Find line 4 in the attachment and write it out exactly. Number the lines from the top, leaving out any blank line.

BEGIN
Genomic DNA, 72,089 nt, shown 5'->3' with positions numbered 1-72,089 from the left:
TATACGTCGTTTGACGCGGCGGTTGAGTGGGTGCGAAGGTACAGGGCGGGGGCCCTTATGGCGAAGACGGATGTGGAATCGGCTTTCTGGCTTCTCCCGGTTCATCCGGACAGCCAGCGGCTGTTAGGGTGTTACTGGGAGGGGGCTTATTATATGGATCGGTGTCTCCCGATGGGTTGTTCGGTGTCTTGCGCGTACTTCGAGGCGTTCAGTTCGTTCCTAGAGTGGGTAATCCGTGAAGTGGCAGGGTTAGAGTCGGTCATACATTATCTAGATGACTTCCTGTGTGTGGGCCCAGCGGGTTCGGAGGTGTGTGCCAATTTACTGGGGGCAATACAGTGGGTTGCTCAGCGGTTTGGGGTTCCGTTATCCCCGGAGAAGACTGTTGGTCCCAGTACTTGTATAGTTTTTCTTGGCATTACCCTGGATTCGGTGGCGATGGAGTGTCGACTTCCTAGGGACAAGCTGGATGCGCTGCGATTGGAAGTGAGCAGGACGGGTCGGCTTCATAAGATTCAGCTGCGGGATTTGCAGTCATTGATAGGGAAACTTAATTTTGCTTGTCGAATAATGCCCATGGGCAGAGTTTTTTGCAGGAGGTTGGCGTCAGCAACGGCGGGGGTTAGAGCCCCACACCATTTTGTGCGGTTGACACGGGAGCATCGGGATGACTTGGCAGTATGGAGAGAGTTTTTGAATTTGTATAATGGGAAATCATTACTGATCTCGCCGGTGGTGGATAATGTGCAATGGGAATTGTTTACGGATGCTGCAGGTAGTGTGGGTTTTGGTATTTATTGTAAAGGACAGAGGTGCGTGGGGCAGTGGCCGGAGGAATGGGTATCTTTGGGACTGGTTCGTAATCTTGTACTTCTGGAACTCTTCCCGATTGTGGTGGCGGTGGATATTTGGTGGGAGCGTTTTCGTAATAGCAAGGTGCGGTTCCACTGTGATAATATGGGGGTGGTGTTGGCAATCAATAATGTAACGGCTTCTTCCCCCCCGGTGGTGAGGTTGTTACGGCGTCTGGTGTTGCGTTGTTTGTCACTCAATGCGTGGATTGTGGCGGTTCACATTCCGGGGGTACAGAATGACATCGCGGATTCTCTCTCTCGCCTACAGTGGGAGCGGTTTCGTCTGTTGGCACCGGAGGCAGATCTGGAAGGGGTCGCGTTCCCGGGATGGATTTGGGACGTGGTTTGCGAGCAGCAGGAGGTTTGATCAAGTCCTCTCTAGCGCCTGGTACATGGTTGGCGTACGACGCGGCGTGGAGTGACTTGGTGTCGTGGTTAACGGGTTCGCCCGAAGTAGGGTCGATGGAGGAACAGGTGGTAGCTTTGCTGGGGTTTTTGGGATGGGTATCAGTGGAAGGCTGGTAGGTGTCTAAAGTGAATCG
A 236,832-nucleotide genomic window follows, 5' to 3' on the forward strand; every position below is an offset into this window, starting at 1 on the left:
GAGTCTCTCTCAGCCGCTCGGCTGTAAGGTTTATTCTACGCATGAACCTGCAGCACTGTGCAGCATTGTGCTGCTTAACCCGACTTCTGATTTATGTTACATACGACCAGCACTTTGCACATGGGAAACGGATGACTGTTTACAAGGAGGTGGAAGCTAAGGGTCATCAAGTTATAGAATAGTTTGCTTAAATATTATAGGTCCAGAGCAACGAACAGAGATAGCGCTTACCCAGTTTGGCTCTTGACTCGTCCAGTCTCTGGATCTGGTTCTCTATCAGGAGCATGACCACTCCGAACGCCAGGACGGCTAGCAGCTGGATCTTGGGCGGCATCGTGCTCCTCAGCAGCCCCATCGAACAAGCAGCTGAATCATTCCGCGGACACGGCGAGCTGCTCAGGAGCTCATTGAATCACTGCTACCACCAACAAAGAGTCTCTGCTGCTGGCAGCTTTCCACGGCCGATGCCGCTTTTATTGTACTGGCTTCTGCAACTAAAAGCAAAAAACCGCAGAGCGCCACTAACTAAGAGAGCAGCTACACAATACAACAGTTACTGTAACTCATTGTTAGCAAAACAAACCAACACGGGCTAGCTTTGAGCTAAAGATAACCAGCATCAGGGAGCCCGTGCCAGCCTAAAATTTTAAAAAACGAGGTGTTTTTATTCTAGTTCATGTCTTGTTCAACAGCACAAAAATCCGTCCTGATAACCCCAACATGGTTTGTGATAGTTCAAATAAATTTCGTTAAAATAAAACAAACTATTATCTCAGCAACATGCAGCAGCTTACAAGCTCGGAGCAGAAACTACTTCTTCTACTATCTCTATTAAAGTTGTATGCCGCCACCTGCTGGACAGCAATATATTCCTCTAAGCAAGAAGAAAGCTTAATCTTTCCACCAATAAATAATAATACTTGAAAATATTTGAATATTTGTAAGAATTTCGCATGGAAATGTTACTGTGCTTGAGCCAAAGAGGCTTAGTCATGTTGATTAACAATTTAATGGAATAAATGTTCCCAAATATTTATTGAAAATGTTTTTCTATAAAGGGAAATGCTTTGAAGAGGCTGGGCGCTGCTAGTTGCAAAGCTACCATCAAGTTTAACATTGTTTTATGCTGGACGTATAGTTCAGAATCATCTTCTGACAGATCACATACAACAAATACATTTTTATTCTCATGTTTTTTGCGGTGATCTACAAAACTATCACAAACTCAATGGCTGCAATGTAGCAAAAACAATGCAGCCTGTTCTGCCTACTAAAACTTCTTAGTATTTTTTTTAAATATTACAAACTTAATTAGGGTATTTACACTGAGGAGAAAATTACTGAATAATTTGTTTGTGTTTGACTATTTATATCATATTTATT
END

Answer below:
GAGTCTCTCTCAGCCGCTCGGCTGTAAGGTTTATTCTACGCATGAACCTGCAGCACTGTGCAGCATTGTGCTGCTTAACCCGACTTCTGATTTATGTTACATACGACCAGCACTTTGCACATGGGAAACGGATGACTGTTTACAAGGAGGTGGAAGCTAAGGGTCATCAAGTTATAGAATAGTTTGCTTAAATATTATAGGTCCAGAGCAACGAACAGAGATAGCGCTTACCCAGTTTGGCTCTTGACTCGTCCAGTCTCTGGATCTGGTTCTCTATCAGGAGCATGACCACTCCGAACGCCAGGACGGCTAGCAGCTGGATCTTGGGCGGCATCGTGCTCCTCAGCAGCCCCATCGAACAAGCAGCTGAATCATTCCGCGGACACGGCGAGCTGCTCAGGAGCTCATTGAATCACTGCTACCACCAACAAAGAGTCTCTGCTGCTGGCAGCTTTCCACGGCCGATGCCGCTTTTATTGTACTGGCTTCTGCAACTAAAAGCAAAAAACCGCAGAGCGCCACTAACTAAGAGAGCAGCTACACAATACAACAGTTACTGTAACTCATTGTTAGCAAAACAAACCAACACGGGCTAGCTTTGAGCTAAAGATAACCAGCATCAGGGAGCCCGTGCCAGCCTAAAATTTTAAAAAACGAGGTGTTTTTATTCTAGTTCATGTCTTGTTCAACAGCACAAAAATCCGTCCTGATAACCCCAACATGGTTTGTGATAGTTCAAATAAATTTCGTTAAAATAAAACAAACTATTATCTCAGCAACATGCAGCAGCTTACAAGCTCGGAGCAGAAACTACTTCTTCTACTATCTCTATTAAAGTTGTATGCCGCCACCTGCTGGACAGCAATATATTCCTCTAAGCAAGAAGAAAGCTTAATCTTTCCACCAATAAATAATAATACTTGAAAATATTTGAATATTTGTAAGAATTTCGCATGGAAATGTTACTGTGCTTGAGCCAAAGAGGCTTAGTCATGTTGATTAACAATTTAATGGAATAAATGTTCCCAAATATTTATTGAAAATGTTTTTCTATAAAGGGAAATGCTTTGAAGAGGCTGGGCGCTGCTAGTTGCAAAGCTACCATCAAGTTTAACATTGTTTTATGCTGGACGTATAGTTCAGAATCATCTTCTGACAGATCACATACAACAAATACATTTTTATTCTCATGTTTTTTGCGGTGATCTACAAAACTATCACAAACTCAATGGCTGCAATGTAGCAAAAACAATGCAGCCTGTTCTGCCTACTAAAACTTCTTAGTATTTTTTTTAAATATTACAAACTTAATTAGGGTATTTACACTGAGGAGAAAATTACTGAATAATTTGTTTGTGTTTGACTATTTATATCATATTTATT